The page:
Perennial Sowthistle (Sonchus arvensis)
Sunflower Family (Asteraceae)
corn sow thistle, creeping sow thistle, dindle, field milk thistle, field sow thistle, gutweed, hare's colewort, hare's lettuce, hare's palace, milk thistle, swine thistle, swinies, tree sow thistle.
Origin and Distribution:
Perennial sowthistle originated in Europe and western Asia. After immigrating to North America, presumably as a contaminant of crop seed, the species spread throughout southern Canada and northern U.S. but remained scarce in most southern and central states. In Ohio, the plant occurs frequently in the northeast and is sparsely distributed elsewhere. Perennial sowthistle inhabits disturbed areas such as pastures, roadsides, waste places, lakeshores, gardens, lawns, and no-tillage agronomic fields. The plant is adapted to many soil types but grows most abundantly on rich loams. It prefers moist rather than dry conditions.
Perennial sowthistle can be difficult to distinguish from several other closely-related weeds based on above-ground growth. Most of the species have hollow stems, lobed leaves with irregular teeth ending in weak prickles, and yellow flowers that appear similar to dandelion flowers but smaller. Also, all of these plants exude a sticky white juice when cut or bruised. Roots of perennial sowthistle are unique, however, in that they spread horizontally and are much more extensive than the simple taproot formed by other similar species. Perennial sowthistle reproduces by seeds and large colonies can become established from stems arising from buds on creeping roots.
The root system is extensive and composed of downward- and horizontally-growing roots, which are fleshy, brittle, cord-like, and have buds that give rise to new stems
Seedlings and Shoots:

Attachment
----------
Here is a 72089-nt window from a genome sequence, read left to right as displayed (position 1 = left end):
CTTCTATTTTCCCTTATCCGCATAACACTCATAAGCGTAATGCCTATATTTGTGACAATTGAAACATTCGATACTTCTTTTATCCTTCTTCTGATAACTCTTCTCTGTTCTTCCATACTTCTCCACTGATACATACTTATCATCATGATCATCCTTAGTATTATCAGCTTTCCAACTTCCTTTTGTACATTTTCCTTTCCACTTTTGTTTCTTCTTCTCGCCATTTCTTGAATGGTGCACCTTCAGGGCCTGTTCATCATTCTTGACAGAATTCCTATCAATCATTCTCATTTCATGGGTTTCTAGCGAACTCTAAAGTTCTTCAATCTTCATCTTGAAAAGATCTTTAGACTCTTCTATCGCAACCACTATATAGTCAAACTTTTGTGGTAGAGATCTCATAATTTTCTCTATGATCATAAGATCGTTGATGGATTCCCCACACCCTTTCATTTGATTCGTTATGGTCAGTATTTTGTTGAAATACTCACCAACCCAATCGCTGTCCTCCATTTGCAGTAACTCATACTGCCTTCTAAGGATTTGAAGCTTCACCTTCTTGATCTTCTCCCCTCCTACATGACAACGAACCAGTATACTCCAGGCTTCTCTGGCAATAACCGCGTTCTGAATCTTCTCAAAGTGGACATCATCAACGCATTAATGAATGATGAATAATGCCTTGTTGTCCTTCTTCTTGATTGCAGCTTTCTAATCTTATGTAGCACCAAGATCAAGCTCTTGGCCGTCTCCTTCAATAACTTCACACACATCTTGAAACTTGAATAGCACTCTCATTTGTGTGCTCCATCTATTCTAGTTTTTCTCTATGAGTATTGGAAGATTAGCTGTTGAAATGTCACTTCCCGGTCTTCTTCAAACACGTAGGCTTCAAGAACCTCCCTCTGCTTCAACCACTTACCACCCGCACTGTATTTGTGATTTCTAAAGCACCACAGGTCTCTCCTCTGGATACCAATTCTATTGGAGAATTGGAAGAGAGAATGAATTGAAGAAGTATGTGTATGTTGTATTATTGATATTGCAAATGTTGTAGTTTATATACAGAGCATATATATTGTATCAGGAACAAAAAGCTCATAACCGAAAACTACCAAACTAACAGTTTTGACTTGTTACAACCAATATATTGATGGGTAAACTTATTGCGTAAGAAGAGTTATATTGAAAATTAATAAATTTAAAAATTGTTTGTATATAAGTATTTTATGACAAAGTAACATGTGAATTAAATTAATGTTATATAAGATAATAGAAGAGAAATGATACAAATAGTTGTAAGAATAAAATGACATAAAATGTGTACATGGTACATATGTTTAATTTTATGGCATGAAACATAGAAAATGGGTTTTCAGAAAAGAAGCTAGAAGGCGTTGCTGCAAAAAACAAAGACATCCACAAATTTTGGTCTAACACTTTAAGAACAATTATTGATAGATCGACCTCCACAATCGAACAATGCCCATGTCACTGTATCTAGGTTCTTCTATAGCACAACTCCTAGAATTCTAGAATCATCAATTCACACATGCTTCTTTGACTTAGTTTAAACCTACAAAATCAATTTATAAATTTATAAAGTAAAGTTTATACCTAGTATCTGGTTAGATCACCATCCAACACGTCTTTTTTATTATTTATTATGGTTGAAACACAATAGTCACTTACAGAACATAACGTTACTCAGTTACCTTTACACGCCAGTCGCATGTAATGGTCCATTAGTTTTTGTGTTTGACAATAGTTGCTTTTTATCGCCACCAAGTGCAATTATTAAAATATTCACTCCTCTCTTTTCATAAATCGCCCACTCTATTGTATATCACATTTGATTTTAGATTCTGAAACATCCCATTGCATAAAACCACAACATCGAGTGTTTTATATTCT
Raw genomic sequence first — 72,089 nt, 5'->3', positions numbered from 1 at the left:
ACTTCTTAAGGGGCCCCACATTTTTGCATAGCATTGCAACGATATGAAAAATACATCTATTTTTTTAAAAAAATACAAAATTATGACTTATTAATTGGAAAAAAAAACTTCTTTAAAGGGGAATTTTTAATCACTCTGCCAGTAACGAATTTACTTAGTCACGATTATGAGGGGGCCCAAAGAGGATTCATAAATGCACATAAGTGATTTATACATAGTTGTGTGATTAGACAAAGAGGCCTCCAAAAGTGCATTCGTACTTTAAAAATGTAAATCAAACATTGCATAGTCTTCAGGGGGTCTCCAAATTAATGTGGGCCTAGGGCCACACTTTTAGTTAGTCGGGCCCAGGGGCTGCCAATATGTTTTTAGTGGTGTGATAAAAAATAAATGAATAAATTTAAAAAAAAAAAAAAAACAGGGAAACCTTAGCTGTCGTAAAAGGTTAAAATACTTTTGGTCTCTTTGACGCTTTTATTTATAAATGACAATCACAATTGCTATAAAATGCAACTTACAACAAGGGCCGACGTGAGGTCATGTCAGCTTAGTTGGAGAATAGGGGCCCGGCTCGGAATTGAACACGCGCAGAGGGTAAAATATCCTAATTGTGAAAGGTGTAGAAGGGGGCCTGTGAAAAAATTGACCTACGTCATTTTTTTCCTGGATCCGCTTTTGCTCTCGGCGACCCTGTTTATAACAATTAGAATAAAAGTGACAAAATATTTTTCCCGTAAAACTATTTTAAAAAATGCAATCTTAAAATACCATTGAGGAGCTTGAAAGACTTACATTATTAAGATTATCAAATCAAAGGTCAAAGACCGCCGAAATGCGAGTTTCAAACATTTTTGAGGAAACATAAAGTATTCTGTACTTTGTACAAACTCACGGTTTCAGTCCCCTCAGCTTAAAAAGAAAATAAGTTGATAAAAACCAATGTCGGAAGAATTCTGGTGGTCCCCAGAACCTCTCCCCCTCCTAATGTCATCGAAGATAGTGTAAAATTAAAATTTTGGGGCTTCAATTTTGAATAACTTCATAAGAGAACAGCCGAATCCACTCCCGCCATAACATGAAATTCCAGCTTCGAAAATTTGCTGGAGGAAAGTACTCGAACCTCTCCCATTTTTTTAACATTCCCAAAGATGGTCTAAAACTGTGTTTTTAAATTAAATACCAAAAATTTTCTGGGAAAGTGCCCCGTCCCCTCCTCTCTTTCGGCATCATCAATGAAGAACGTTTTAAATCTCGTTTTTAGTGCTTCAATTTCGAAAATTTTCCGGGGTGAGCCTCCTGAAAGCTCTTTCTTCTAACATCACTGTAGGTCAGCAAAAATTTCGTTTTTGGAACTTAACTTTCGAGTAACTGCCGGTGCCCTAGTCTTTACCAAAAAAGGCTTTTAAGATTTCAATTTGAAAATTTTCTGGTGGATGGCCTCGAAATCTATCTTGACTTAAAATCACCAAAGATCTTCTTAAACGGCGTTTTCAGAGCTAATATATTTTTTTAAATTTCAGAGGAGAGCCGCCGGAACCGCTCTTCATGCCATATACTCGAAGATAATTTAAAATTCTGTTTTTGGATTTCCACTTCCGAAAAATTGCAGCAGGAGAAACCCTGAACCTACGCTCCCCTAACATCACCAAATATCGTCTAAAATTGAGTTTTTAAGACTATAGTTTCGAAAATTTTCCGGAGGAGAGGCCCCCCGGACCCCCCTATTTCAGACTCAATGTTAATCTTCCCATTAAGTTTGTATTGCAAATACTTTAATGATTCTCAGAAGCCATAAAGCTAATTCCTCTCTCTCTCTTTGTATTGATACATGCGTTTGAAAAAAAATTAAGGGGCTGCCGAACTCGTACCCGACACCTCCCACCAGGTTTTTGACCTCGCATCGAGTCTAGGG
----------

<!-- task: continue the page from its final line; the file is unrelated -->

Seedlings have club-shaped leaves with irregularly-toothed edges and a dull bloom on the lower surface. Leaves of shoots arising from roots are deeply-lobed and have wavy edges with irregular, spiny teeth. Leaf stalks (petioles) are winged with bases that encircle the stem. All leaves including the first two seed leaves (cotyledons) contain milky juice
Stems are smooth, hollow, stout, ridged, over 4 feet tall, and contain milky juice. Stems are hairless on the lower part but upper parts, branches, and flower stalks may have hairs that appear dark due to tiny glands located at the tip.
Leaves are alternate (1 leaf per node), 4 to 8 inches long, dull, blue-green, and crowded on the lower half of the stem. On either side of the midrib are 2 to 5 (rarely 7) deep lobes. Leaf edges are irregularly-toothed and each tooth ends with a weak prickle. Lower leaves attach to the stem by way of winged petioles. Leaves located in the middle and upper portions of the stem have shorter petioles and lobed bases that encircle the stem. Uppermost leaves are small, often unlobed, and usually scarce. Contained in leaves is a milky juice.
Flower heads are 1 1/2 inches wide and composed of many yellow ray flowers. Flowers have an appearance similar to that of dandelion flowers but smaller and, instead of being solitary, many flower heads are clustered at the ends of branched stems.
Fruits and Seeds:
Single-seeded fruits are about 1/8 inch long, brown, oval, with 5 to 7 longitudinal wrinkled ribs. At the top is a soft white tuft of hair (pappus).
Perennial sowthistle has an extensive root system distinguishing it from annual sowthistles (Sonchus species) that produce only taproots. Prickly lettuce (Lactuca canadensis) leaves are also lobed with prickly edges but the midribs have a row of stiff sharp prickles on the underside.
There is currently disagreement over how to delineate this species; some perennial sowthistles have glandular hairs while other do not and some authorities assign the hairless taxa to a separate variety named Sonchus arvensis var. glabrescens or a different species called Sonchus uliginosus. Perennial sowthistle flowers from June to October. A single plant can produce up to 9,750 seeds. New shoots arise from root segments 1 inch long or longer, so tillage can fragment and disperse roots thus enlarging the population by giving rise to new plants. Herbicides are available that, if applied in the late rosette to bud stage, provide good control. However, perennial sowthistle is relatively resistant to many common herbicides. The most effective system for control is a combination of cultural and chemical methods.
Facts and Folklore:
'Sonchus', the name given sow thistle by the Romans, is Latin for ''hollow'' referring to the plant's hollow stems.
'Arvensis' refers to the plants affinity for cultivated areas.
Perennial sowthistle is said to be a favorite of rabbits, hence the many common folk names referring to hares. It was believed predators can not disturb a rabbit sitting beneath the plant.